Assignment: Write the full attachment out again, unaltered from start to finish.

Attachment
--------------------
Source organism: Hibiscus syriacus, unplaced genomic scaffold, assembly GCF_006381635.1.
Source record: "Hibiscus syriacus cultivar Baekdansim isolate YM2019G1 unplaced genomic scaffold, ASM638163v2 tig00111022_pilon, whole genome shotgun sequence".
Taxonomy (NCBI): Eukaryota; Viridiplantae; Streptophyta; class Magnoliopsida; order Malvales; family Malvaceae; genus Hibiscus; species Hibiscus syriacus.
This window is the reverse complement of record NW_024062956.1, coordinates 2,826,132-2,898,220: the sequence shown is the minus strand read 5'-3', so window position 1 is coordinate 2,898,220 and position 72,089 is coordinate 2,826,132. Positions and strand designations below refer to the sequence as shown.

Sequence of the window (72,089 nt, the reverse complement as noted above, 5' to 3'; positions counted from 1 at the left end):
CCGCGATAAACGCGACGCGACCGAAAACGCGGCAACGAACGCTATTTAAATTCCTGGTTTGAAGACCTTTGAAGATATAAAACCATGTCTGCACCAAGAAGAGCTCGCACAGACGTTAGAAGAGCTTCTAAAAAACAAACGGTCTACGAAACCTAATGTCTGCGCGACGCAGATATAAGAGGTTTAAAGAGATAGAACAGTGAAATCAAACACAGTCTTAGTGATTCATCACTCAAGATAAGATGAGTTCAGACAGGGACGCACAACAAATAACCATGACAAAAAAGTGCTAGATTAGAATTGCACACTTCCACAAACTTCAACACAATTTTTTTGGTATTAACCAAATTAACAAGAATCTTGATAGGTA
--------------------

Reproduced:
Source organism: Hibiscus syriacus, unplaced genomic scaffold, assembly GCF_006381635.1.
Source record: "Hibiscus syriacus cultivar Baekdansim isolate YM2019G1 unplaced genomic scaffold, ASM638163v2 tig00111022_pilon, whole genome shotgun sequence".
Taxonomy (NCBI): Eukaryota; Viridiplantae; Streptophyta; class Magnoliopsida; order Malvales; family Malvaceae; genus Hibiscus; species Hibiscus syriacus.
This window is the reverse complement of record NW_024062956.1, coordinates 2,826,132-2,898,220: the sequence shown is the minus strand read 5'-3', so window position 1 is coordinate 2,898,220 and position 72,089 is coordinate 2,826,132. Positions and strand designations below refer to the sequence as shown.

Sequence of the window (72,089 nt, the reverse complement as noted above, 5' to 3'; positions counted from 1 at the left end):
CCGCGATAAACGCGACGCGACCGAAAACGCGGCAACGAACGCTATTTAAATTCCTGGTTTGAAGACCTTTGAAGATATAAAACCATGTCTGCACCAAGAAGAGCTCGCACAGACGTTAGAAGAGCTTCTAAAAAACAAACGGTCTACGAAACCTAATGTCTGCGCGACGCAGATATAAGAGGTTTAAAGAGATAGAACAGTGAAATCAAACACAGTCTTAGTGATTCATCACTCAAGATAAGATGAGTTCAGACAGGGACGCACAACAAATAACCATGACAAAAAAGTGCTAGATTAGAATTGCACACTTCCACAAACTTCAACACAATTTTTTTGGTATTAACCAAATTAACAAGAATCTTGATAGGTA